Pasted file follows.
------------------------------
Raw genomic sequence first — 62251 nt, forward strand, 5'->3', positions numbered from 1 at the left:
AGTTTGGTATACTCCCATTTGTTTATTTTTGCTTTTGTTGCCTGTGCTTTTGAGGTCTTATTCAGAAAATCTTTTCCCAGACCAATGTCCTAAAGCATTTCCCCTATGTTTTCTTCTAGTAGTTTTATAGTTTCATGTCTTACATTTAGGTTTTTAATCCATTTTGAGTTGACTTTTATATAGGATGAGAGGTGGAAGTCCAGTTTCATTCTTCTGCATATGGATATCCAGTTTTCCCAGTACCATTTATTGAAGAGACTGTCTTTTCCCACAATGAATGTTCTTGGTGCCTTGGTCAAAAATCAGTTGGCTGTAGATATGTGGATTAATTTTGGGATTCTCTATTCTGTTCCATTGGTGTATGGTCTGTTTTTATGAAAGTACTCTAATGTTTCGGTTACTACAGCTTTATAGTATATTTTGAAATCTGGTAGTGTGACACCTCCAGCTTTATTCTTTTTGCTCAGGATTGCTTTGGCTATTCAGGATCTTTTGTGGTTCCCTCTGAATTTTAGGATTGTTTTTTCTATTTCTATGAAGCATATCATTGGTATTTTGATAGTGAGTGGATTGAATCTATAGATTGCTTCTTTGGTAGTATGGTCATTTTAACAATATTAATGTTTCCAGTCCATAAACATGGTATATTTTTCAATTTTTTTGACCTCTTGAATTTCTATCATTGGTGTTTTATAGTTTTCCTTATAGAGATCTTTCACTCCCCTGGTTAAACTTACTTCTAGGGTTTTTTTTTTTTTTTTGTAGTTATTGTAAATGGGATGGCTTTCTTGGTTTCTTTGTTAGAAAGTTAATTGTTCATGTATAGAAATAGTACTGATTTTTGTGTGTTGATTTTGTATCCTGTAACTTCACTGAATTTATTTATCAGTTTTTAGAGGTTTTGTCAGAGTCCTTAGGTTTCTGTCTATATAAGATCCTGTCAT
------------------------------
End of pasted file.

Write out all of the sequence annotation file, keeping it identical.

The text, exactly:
Raw genomic sequence first — 62251 nt, forward strand, 5'->3', positions numbered from 1 at the left:
AGTTTGGTATACTCCCATTTGTTTATTTTTGCTTTTGTTGCCTGTGCTTTTGAGGTCTTATTCAGAAAATCTTTTCCCAGACCAATGTCCTAAAGCATTTCCCCTATGTTTTCTTCTAGTAGTTTTATAGTTTCATGTCTTACATTTAGGTTTTTAATCCATTTTGAGTTGACTTTTATATAGGATGAGAGGTGGAAGTCCAGTTTCATTCTTCTGCATATGGATATCCAGTTTTCCCAGTACCATTTATTGAAGAGACTGTCTTTTCCCACAATGAATGTTCTTGGTGCCTTGGTCAAAAATCAGTTGGCTGTAGATATGTGGATTAATTTTGGGATTCTCTATTCTGTTCCATTGGTGTATGGTCTGTTTTTATGAAAGTACTCTAATGTTTCGGTTACTACAGCTTTATAGTATATTTTGAAATCTGGTAGTGTGACACCTCCAGCTTTATTCTTTTTGCTCAGGATTGCTTTGGCTATTCAGGATCTTTTGTGGTTCCCTCTGAATTTTAGGATTGTTTTTTCTATTTCTATGAAGCATATCATTGGTATTTTGATAGTGAGTGGATTGAATCTATAGATTGCTTCTTTGGTAGTATGGTCATTTTAACAATATTAATGTTTCCAGTCCATAAACATGGTATATTTTTCAATTTTTTTGACCTCTTGAATTTCTATCATTGGTGTTTTATAGTTTTCCTTATAGAGATCTTTCACTCCCCTGGTTAAACTTACTTCTAGGGTTTTTTTTTTTTTTTTGTAGTTATTGTAAATGGGATGGCTTTCTTGGTTTCTTTGTTAGAAAGTTAATTGTTCATGTATAGAAATAGTACTGATTTTTGTGTGTTGATTTTGTATCCTGTAACTTCACTGAATTTATTTATCAGTTTTTAGAGGTTTTGTCAGAGTCCTTAGGTTTCTGTCTATATAAGATCCTGTCAT